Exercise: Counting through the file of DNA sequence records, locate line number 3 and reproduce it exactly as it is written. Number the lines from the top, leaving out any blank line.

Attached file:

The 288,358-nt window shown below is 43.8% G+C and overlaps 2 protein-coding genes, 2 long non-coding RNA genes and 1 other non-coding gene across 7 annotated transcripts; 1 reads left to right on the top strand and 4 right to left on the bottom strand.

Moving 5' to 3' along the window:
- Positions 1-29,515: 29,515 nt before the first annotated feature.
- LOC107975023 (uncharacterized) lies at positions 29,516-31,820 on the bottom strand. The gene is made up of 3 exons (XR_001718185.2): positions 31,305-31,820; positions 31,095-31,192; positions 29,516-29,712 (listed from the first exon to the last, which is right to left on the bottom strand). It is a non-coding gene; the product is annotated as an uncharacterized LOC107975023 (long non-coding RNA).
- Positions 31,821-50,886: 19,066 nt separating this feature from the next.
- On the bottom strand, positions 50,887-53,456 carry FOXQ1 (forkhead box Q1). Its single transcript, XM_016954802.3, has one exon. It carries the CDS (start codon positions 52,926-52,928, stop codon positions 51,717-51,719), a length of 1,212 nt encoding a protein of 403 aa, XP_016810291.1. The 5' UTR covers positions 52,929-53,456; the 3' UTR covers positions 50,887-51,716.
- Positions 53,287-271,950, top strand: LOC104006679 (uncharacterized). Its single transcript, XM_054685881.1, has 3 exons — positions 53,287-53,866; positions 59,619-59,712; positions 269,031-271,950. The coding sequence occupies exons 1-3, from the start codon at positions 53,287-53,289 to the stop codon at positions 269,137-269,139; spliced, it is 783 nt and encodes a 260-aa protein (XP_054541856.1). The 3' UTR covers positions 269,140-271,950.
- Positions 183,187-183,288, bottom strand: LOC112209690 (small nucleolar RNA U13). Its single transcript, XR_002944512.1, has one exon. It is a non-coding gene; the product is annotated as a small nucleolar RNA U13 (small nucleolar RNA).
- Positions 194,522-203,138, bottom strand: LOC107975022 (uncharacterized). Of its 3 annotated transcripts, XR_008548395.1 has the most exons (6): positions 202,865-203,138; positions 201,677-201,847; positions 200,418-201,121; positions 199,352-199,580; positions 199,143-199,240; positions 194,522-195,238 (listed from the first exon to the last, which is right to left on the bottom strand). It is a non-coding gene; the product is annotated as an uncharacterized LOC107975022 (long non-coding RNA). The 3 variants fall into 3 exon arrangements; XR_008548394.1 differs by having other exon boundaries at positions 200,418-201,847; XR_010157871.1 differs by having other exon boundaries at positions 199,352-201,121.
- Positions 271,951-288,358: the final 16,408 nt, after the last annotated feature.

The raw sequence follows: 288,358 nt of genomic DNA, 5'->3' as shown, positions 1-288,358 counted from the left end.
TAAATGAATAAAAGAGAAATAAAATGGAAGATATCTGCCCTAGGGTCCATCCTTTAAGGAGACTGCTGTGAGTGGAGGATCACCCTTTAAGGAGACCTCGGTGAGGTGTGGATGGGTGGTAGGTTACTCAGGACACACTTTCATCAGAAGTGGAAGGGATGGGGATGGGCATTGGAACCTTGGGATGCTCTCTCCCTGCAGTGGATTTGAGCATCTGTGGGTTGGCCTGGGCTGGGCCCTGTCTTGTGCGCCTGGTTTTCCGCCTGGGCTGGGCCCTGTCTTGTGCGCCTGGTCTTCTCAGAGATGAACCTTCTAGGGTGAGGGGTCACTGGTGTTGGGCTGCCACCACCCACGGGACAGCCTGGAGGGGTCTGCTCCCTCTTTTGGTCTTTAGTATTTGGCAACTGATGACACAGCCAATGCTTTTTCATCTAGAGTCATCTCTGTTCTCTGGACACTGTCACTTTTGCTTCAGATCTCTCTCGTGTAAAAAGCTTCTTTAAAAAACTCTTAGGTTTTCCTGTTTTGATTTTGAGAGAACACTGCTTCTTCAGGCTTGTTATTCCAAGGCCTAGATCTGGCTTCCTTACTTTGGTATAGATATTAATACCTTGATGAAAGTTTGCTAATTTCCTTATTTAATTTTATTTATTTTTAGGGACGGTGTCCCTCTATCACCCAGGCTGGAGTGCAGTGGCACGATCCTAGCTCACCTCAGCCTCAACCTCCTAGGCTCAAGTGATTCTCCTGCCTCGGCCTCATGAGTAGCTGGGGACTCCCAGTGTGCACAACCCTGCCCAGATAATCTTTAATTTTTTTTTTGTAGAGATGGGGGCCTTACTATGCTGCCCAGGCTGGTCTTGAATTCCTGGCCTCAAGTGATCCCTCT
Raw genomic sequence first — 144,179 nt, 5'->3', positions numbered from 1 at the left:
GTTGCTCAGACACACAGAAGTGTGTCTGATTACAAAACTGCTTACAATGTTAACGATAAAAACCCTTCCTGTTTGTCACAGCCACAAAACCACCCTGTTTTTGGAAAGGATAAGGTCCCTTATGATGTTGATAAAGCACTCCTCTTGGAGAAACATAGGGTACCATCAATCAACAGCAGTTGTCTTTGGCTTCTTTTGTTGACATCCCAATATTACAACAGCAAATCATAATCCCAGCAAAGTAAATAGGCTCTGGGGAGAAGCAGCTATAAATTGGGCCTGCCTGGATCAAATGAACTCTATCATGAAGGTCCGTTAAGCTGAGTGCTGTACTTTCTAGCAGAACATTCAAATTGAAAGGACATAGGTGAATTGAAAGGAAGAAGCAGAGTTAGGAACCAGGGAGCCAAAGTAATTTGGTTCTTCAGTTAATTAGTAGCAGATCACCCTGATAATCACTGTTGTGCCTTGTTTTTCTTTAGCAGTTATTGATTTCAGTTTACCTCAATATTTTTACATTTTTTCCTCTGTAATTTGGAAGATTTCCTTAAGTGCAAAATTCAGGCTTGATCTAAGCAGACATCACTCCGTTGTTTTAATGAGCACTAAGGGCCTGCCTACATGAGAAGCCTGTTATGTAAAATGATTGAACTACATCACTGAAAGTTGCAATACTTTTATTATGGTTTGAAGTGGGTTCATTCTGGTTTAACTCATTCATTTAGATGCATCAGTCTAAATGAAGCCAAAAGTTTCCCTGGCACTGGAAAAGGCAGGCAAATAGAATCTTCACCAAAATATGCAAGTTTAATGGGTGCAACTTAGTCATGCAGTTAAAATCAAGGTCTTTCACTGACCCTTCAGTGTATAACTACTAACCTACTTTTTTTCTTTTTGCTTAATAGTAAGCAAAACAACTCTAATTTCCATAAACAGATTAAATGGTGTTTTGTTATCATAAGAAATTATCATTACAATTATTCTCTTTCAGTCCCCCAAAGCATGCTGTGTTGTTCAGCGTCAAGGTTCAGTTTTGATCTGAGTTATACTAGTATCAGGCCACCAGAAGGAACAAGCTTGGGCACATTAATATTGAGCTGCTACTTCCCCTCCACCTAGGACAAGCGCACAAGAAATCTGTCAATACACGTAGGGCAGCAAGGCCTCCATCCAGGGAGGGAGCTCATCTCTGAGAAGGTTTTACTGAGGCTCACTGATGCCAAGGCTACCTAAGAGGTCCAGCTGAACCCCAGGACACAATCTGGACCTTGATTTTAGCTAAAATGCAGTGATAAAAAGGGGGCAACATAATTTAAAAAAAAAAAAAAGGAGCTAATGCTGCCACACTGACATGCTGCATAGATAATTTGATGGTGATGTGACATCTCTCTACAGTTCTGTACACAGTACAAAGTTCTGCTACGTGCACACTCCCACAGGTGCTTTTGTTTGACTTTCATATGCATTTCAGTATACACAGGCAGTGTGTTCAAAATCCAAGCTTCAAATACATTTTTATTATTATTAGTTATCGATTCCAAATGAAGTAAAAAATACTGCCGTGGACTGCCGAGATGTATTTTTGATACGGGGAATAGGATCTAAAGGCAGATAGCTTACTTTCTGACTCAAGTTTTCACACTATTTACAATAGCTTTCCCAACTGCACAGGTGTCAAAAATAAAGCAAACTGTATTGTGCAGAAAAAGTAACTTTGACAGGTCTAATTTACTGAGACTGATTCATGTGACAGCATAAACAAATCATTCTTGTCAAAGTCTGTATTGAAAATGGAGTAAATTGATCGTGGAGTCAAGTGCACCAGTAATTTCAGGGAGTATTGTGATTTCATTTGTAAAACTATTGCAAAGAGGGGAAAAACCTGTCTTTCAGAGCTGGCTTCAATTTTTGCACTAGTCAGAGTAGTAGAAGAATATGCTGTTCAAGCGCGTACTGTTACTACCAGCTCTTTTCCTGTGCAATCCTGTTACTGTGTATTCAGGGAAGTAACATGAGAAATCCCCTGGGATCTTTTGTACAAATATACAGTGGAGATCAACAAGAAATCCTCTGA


- Positions 1-29,515: 29,515 nt before the first annotated feature.